Opportunities for the Mathematical Sciences

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Table of Contents
Preface
Summary Article
  Introduction
  Models and Simulations
  Computing with Large Data Sets
  Geometrization of Topology and Physics
  Noise and Randomness
  Nonlinearity
  Beyond Fermat
  Mathematics for Biology and Medicine
  Information Technology
Individual Contributions
List of Contributors with Affiliations


Summary Article

Mathematics -- The Science of Patterns and Algorithms

Mathematics for Biology and Medicine

Biology and medicine are poised to climb the twin peaks of understanding the life process and greatly improving human health. Success of these efforts depends on the increasing involvement of the mathematical sciences. Combinatorics and statistics have already made essential contributions to the rapid and successful sequencing of the human genome. Obtaining the DNA sequence is just the first step in computing the secrets of life; decoding the meaning of the sequence poses serious long-term scientific and mathematical challenges. We must design new methods of exploration and analysis that combine the power and precision of both biology and mathematics. At the cellular level, we must find both the genes which encode for currently unknown proteins and the non-coding DNA regions which regulate the expression of these new genes. This step will involve pattern recognition, signal processing, database mining, statistical methods both exploratory and confirmatory, and new biomathematical cryptology techniques many of which have yet to be invented. After discovering a new protein, we must determine its function, regulation, and role in a cascade network of interaction with other proteins. This will involve comparison of characteristics of the unknown protein to those of known proteins, both human and non-human. This involves measurement of similarity of DNA sequences (coding and regulatory), similarity of spatial geometry of native folded states, similarity of regulation patterns using microarray chips, and the establishment of cause and effect relationships between the many actors in these processes. New mathematical and statistical ideas are required for this step: we need new biologically relevant similarity measures of 1D sequences, 3D geometry, clustering algorithms and other statistical analysis methods for expression vectors of very high dimension. At the macroscopic level, a fundamental problem in medicine is to define and understand ranges of parameters which correspond to "normal" anatomy and function for an organ, a necessary first step before understanding and treating the "abnormal." Due to high variability, comparison of anatomical and functional information across individuals and groups requires new mathematical and statistical models as well as highly sophisticated computational algorithms. A goal in medicine is to have normal organs and organ systems "in silico," allowing non-invasive computational comparison between subject and template, enhancing detection of disease states and design of treatment. The mathematical sciences have played and will continue to play an essential role in the team effort to understand the complexities of biology and harness this understanding to improve human health.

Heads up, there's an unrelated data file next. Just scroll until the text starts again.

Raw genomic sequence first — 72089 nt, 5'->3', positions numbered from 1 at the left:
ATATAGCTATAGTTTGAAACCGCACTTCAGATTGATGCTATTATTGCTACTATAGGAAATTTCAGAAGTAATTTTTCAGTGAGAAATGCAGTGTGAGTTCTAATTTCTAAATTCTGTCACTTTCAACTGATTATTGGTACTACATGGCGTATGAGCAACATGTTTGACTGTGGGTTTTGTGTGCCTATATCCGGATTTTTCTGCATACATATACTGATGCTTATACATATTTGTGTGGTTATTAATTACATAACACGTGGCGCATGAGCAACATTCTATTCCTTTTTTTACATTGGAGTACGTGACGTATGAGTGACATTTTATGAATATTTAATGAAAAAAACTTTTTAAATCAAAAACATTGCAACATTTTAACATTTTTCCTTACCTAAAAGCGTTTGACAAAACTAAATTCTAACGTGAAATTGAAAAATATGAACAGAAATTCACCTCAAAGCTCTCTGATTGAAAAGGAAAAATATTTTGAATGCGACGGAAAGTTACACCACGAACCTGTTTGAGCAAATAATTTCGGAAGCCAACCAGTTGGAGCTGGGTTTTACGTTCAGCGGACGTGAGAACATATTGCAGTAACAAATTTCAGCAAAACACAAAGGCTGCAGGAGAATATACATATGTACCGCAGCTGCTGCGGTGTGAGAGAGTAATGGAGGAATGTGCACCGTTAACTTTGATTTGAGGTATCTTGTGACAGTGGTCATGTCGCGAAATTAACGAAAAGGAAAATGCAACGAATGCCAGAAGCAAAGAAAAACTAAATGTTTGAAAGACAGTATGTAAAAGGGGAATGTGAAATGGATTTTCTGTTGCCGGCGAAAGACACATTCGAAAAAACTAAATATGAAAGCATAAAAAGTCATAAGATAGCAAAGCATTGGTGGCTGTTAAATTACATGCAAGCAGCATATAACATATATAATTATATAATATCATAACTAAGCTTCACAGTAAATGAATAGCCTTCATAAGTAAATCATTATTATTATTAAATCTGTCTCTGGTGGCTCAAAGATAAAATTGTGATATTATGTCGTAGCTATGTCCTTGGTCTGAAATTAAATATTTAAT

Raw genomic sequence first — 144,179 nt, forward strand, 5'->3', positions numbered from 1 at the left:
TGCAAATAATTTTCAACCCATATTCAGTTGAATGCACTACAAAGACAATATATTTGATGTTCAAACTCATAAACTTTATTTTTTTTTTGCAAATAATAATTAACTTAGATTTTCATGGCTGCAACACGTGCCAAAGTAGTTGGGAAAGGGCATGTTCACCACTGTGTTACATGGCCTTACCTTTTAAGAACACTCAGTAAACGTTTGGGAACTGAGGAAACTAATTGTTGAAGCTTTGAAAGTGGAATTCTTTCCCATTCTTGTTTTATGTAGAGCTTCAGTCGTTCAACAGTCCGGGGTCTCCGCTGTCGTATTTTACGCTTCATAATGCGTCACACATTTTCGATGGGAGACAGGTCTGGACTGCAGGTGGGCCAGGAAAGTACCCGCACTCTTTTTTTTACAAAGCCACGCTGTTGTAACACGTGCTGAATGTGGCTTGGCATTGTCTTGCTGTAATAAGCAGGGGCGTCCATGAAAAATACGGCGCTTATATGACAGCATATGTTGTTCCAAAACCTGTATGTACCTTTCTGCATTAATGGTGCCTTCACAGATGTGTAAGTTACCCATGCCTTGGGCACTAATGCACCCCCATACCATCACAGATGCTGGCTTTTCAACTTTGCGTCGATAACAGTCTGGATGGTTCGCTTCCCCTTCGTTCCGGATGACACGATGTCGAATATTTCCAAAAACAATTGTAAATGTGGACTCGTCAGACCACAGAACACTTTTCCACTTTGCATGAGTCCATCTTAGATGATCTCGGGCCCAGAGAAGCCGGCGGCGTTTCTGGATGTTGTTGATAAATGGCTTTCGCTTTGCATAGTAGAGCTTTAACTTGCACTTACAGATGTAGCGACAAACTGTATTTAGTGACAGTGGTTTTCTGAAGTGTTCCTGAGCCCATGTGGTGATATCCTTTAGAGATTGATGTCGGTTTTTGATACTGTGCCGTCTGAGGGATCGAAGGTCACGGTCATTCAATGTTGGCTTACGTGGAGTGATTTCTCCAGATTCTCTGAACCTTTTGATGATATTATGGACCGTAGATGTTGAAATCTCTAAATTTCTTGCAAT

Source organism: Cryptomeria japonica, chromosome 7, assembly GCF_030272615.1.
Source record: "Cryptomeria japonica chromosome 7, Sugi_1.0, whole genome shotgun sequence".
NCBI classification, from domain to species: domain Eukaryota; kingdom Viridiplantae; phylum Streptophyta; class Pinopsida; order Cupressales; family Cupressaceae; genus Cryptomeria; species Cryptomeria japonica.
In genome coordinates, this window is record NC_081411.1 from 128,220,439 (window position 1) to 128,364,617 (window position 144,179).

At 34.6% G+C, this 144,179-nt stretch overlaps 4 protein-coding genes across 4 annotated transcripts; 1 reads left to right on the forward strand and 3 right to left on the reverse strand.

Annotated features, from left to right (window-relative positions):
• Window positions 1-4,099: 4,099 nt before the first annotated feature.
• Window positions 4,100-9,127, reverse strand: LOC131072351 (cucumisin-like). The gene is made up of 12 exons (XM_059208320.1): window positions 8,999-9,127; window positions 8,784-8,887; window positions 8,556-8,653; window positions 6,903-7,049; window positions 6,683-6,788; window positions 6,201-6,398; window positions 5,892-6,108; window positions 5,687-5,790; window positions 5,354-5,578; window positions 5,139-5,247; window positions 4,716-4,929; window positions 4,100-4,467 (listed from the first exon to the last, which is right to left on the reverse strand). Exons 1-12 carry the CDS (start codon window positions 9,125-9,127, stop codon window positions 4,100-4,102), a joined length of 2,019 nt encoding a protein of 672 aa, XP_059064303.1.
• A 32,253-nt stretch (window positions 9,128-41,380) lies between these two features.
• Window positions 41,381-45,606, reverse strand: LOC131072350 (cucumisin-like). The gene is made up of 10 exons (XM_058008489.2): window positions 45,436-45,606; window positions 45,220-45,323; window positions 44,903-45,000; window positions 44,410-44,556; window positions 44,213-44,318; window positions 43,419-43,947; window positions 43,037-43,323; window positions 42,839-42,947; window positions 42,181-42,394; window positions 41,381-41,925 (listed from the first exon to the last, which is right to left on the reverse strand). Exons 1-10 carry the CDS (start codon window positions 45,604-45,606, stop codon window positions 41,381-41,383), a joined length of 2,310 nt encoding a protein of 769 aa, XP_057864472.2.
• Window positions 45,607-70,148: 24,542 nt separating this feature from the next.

Last Modified:
Jan 24, 2013
 

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